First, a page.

There is no question the government regulations can dictate a significant amount of safety on U.S. roads. For example, while nighttime crashes have the highest death rate for drivers and pedestrians, it is widely known that the headlights currently required and used in the U.S. do not provide enough adequate lighting to illuminate the roads.

However, according to new research conducted by AAA, there is better technology already in use in countries like Canada; technology that has the potential to improve both safety and visibility if it is ever approved and widely used here in the U.S.


Adaptive Driving Beam Headlights (ADB)

The improved technology is known as adaptive driving beam headlights (ADB) which, unfortunately, is not currently approved for use in the U.S. via US federal standards. The AAA research examined the use of this technology in other countries and found that the beams are able to continually adjust and adapt their beam patterns to result in improved illumination without the issue of glare.

With the systems, one’s high beams are always on, and, if another vehicle is detected in the area, the beams become shaded to prevent the glare that would otherwise result from having your high beams shine into the other driver’s field of vision. Studies indicate that this increases roadway lighting by approximately 86 percent.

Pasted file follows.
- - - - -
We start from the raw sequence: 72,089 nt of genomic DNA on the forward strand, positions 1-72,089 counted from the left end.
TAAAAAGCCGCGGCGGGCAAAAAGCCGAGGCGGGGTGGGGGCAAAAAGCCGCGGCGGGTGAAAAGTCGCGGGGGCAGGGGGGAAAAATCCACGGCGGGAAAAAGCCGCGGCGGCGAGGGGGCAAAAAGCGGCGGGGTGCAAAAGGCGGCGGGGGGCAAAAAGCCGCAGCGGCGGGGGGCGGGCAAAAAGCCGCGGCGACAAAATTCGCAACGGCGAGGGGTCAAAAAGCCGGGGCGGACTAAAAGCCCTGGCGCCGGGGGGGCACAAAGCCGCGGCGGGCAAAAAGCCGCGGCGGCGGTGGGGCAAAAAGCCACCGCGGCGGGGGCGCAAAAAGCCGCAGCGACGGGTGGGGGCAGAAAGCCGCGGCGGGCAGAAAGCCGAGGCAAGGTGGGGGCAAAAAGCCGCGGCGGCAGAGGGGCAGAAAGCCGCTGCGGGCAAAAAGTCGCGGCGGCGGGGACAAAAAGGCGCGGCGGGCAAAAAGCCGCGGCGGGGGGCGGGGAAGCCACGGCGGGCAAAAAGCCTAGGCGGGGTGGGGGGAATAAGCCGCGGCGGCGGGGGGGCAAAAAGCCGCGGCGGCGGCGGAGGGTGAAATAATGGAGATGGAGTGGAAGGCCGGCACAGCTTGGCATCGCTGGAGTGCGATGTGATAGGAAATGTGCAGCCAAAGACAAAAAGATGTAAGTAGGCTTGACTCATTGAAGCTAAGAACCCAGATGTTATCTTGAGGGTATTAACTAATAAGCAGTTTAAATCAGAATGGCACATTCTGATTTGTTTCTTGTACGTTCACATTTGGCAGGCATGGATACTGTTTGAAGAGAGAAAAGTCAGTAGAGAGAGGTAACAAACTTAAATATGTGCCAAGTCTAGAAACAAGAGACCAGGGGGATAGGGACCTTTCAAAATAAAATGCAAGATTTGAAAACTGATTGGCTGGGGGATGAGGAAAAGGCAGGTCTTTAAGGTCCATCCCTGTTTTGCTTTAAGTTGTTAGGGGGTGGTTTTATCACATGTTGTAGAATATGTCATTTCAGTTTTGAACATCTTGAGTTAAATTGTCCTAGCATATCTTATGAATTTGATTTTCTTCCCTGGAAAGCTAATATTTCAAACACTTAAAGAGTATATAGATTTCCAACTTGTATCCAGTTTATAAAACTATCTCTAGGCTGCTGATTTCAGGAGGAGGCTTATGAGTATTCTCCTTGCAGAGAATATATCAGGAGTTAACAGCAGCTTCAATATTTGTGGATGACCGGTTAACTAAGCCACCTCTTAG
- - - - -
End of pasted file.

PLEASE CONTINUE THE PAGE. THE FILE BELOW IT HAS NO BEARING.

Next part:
Will the U.S. Make the Switch for Safety’s Sake?

While some U.S. vehicles are now being made with technology that automatically switches between high and low beams to increase visibility, this technology is only in effect when other vehicles are not present. When other vehicles are detected in the area, the car automatically reverts to low beams.

However, there may be some hope for the U.S., but it is still very much on the horizon and nowhere near implementation: Last fall, the National Highway Traffic Safety Administration proposed an amendment that would allow manufacturers to equip their vehicles with these ADB systems. Still, until some basic changes to the standards become official, drivers should take the following precautions when driving at night on roads:

  • Use high beams when possible;
  • Adjust your driving speed to allow you enough time to detect and react to someone or something in the road; and
  • If your headlamp lenses are not clear, have them replaced or restored so as to improve light output.  Not enough people are performing headlight restoration services each year and deteriorated headlamps produce approximately 22 percent of the light output that they should. Even do-it-yourself restorations reportedly return that light output up to 70 percent.


Better Enforcement Regarding The Use Of High Beams At Night

In addition, changing the types of beam technology that we use is not the only issue that needs to be resolved here in the U.S.: according to previous AAA research, 64 percent of Americans currently do not use their high beams at all at night and, unfortunately, even driving at a moderate speed of 40 miles per hour with low beams do not allow motorists to properly react to something on the road. High beam headlights provide a significant advantage in terms of being able to provide the right amount of light.


Contact Our Rhode Island Accident Attorneys to Find Out More

If you or a loved one has been injured or killed in a car accident here in Rhode Island due to driver negligence at night, contact our experienced auto accident attorneys today to find out.